Haemoglobin, that somewhat common word we hear during our annual check-ups, is often overlooked but plays a significant role in our overall health. If you’ve ever been told your haemoglobin levels are low, you might wonder what all the fuss is about.
You may even take low haemoglobin for granted until it becomes something way too serious. That’s the approach for most of us, isn’t it? We do not give much attention to health abnormalities as long as they do not interfere with our present. But this is where we go wrong. Health abnormalities can become serious, and affect not just us but our loved ones as well.
So, if your health reports indicate you have a low haemoglobin, seek medical advice immediately. Here are the health repercussions of low haemoglobin.
But before we do, let’s cover the basics, shall we?
What is haemoglobin?
Before we dive into the potential pitfalls of low haemoglobin, let’s understand the basics. Haemoglobin is responsible for transporting oxygen from your lungs to every nook and cranny in your body. So, if you have low haemoglobin, it can severely affect the functioning of your body.
Lifestyle-related health consequences
Dropped energy levels
Feeling more tired than usual, even after a good night’s sleep? One consequence of low haemoglobin is reduced energy levels. When you don’t have enough haemoglobin to transport oxygen, your cells don’t get the fuel they need, leaving you feeling like you’re running on empty. So, if you’re yawning your way through the day, consider consulting your doctor about the treatment options.
Pale skin: Not just a fashion statement
Our skin is the one thing we are all conscious about. So, if you have low haemoglobin, you may want to consider treatment options. Low haemoglobin levels can lead to paleness, often described as “pallor.”
Low haemoglobin levels can disrupt your digestive system, leading to chronic constipation, diarrhoea, and abdominal discomfort. It hampers the efficient functioning of your gastrointestinal tract, impacting overall well-being.
Hair loss: Not just a bad hair day
You can bear that one bad hair day, but not many. If hair fall is something you dread, you might want to consider low haemoglobin seriously. Inadequate oxygen supply to hair follicles due to low haemoglobin can contribute to hair loss.
Cognitive function and mental clarity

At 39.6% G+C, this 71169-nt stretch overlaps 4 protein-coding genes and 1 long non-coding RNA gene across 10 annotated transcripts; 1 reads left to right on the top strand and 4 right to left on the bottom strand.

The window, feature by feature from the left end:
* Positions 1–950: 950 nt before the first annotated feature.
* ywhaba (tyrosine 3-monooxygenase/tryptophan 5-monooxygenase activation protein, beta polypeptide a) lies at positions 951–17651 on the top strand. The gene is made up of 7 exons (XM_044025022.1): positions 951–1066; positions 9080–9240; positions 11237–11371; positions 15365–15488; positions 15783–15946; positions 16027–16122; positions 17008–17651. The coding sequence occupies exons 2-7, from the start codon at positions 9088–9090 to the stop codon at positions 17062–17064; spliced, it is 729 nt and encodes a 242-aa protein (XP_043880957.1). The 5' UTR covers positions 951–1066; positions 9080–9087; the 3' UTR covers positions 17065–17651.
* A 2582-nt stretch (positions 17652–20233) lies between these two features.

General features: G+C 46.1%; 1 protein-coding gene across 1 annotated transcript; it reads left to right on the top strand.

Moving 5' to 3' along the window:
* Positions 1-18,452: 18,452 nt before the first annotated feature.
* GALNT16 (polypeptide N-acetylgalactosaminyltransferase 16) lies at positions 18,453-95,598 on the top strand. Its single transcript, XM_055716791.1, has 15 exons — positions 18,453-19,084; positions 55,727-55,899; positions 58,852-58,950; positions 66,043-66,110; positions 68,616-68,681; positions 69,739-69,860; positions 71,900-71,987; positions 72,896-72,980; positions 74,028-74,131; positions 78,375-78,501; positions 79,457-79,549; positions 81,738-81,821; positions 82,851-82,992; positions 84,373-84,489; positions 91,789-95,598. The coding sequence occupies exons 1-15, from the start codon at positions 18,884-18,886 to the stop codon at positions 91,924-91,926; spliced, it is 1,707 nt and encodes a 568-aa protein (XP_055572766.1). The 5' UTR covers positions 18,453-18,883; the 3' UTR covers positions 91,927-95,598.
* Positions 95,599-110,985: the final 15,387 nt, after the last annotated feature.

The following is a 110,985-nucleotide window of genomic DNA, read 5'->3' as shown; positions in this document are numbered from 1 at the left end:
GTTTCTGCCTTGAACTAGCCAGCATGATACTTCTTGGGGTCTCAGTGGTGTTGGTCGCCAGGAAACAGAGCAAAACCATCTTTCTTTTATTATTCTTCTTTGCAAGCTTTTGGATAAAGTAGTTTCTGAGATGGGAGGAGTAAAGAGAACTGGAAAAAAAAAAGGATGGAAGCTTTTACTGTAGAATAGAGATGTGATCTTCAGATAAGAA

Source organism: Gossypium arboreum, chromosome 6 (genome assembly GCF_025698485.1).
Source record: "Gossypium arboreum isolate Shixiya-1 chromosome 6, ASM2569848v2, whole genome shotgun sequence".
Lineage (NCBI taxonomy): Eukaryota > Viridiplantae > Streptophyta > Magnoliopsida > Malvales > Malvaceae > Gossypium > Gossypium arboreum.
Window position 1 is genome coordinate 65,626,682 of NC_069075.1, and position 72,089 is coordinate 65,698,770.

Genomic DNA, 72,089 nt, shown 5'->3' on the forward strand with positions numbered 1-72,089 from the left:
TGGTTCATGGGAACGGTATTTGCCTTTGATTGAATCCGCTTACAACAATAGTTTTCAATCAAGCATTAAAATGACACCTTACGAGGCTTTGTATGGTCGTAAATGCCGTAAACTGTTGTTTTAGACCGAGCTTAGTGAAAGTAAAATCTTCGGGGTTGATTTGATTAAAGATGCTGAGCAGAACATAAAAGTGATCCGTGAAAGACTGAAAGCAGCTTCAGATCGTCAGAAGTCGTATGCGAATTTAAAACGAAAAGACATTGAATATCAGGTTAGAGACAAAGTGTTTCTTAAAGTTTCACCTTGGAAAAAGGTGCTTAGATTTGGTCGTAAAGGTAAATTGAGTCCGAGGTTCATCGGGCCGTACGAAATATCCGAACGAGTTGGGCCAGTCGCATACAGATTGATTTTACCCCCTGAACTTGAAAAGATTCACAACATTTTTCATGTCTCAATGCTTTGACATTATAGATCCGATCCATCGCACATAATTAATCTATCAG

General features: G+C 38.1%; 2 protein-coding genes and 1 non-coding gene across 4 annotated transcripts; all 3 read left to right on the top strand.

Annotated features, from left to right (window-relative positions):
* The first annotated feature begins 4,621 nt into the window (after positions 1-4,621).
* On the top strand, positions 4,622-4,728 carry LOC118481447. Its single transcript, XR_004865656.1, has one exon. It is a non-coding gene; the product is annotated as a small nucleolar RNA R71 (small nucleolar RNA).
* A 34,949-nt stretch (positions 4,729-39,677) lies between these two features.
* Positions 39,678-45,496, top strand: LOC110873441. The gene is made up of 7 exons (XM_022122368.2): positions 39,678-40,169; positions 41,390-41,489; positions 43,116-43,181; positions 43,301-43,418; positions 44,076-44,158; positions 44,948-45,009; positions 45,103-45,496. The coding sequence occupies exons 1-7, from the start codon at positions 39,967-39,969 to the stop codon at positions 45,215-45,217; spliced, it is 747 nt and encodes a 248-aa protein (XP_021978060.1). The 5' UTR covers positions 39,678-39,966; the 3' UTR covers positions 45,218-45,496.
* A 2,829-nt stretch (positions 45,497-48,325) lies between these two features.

Insufficient oxygen to the brain due to low haemoglobin levels can lead to cognitive impairment. Memory issues, poor concentration, and mental fog are common in these cases. Such cognitive decline can significantly impact your quality of life and daily functionality.
Digestive woes: low haemoglobin’s influence
Low haemoglobin can also take a toll on your digestive system. Due to reduced oxygen supply, you can experience tummy troubles like constipation or diarrhoea.
Shortness of breath: When climbing stairs feels like climbing Everest
You don’t need to be an Olympic athlete to notice when climbing a flight of stairs feels like a major feat. Low haemoglobin can leave you gasping for breath even during light activities, which isn’t ideal when you just want to make it to the office without breaking a sweat.
Serious health consequences of low haemoglobin
Low levels of haemoglobin cannot only affect your daily lifestyle but can have some serious health consequences.
Feeling dizzy and lightheaded
Low haemoglobin can lead to dizziness and light-headedness. Your brain needs oxygen but when that oxygen supply dwindles, it can result in dizziness.
Pregnant women with low haemoglobin levels face higher risks. It can lead to complications during childbirth, including preterm birth and low birth weight, affecting both the mother and the newborn.
Anaemia: More than just feeling tired
Anaemia, a common outcome of low haemoglobin levels, is not merely about fatigue. It’s a recognized medical condition that can result in severe complications, including an increased risk of stroke, heart attacks, and cognitive decline. In advanced cases, it can even be life-threatening.
The heart, the body’s engine, bears the brunt of low haemoglobin levels. It works harder to compensate for reduced oxygen transport, leading to an increased risk of high blood pressure, irregular heart rhythms, and, in severe cases, heart failure. Low haemoglobin is closely associated with cardiovascular diseases.
Compromised immune system
Haemoglobin isn’t limited to oxygen transport; it also plays a role in supporting the immune system. Low haemoglobin weakens your body’s defences against infections, rendering you more susceptible to illnesses. Even common infections can take a severe turn when your immune system is compromised.
Increased risk for thrombosis
Low haemoglobin levels can result in thicker blood due to reduced oxygen-carrying capacity. This thickened blood is more prone to clotting, increasing the risk of deep vein thrombosis (DVT), pulmonary embolism, and stroke.
Impaired wound healing
Low haemoglobin levels can slow down the body’s natural healing processes. Wounds take longer to heal, leaving them vulnerable to infections and complications.
Low haemoglobin levels aren’t a minor concern; they come with serious health consequences. From anaemia’s severe complications to cardiovascular risks, compromised immunity, cognitive decline, thrombosis, digestive disturbances, and impaired wound healing, the impact on your overall well-being can be profound. Recognising and addressing low haemoglobin levels is essential to mitigate these risks. If you suspect or have been diagnosed with low haemoglobin, consult with a healthcare professional for a thorough evaluation and appropriate treatment. Prioritising healthy haemoglobin levels is a crucial step towards safeguarding your health and preventing potentially life-threatening complications.